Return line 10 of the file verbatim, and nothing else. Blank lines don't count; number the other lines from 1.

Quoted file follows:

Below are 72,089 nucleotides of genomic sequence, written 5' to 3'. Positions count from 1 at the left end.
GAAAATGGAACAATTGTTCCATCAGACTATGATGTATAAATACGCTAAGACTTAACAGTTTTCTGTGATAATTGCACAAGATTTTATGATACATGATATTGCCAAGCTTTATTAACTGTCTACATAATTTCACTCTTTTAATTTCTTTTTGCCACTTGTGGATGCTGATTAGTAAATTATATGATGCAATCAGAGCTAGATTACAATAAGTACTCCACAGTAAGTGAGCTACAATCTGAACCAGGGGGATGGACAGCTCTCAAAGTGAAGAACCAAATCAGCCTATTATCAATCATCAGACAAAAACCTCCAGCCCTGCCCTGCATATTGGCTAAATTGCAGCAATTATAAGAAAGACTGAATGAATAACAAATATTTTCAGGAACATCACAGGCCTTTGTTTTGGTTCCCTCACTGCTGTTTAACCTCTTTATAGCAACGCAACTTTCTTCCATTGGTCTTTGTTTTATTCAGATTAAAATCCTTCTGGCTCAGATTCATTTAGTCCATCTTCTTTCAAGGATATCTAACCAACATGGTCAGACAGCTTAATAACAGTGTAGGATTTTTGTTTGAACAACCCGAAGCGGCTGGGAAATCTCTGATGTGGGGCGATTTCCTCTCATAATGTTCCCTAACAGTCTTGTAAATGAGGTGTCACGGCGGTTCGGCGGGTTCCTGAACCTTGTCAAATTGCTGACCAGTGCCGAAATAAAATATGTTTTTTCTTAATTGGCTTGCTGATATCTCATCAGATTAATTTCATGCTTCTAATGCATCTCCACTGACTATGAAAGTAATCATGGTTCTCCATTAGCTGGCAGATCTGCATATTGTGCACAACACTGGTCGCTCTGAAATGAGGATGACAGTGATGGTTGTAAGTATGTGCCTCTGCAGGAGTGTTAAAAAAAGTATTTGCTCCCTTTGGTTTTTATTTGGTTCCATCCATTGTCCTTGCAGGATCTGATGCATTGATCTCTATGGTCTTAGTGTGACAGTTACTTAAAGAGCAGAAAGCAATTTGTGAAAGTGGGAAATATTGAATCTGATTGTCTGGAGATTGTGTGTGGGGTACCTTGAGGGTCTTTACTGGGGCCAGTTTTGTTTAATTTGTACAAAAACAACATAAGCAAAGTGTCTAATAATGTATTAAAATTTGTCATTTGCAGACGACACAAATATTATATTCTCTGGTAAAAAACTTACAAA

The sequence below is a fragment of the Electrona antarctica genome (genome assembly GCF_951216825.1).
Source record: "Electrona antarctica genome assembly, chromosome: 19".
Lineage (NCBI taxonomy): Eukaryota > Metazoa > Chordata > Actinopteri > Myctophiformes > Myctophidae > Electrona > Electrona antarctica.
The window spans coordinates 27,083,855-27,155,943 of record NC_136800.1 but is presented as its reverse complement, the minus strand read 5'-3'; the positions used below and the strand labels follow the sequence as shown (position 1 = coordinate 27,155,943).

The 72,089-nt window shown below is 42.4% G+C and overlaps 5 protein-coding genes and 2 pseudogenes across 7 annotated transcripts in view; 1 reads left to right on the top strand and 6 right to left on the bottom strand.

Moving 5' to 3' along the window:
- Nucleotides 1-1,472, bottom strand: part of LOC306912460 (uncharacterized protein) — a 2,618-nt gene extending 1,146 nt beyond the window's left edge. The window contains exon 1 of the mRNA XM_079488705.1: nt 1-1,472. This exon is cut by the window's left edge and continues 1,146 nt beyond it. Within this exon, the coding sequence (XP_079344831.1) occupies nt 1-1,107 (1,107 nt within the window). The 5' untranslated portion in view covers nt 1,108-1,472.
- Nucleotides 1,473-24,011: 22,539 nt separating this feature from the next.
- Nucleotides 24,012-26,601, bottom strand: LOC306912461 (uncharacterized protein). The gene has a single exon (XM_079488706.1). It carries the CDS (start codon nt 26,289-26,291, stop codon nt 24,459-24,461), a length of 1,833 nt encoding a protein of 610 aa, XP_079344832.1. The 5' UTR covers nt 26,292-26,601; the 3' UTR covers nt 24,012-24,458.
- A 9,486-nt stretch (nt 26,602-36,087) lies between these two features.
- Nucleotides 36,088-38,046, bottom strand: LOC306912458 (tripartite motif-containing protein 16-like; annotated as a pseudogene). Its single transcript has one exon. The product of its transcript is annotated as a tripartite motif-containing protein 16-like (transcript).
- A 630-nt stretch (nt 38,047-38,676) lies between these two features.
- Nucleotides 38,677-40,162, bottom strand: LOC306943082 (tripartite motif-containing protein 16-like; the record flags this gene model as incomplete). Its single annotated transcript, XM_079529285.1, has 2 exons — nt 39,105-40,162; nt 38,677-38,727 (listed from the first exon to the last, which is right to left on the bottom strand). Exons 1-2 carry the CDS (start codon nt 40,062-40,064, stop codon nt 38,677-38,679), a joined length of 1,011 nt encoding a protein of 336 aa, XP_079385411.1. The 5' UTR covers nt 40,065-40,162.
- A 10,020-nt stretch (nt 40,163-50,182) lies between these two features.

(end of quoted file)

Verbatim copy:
- Nucleotides 1,473-24,011: 22,539 nt separating this feature from the next.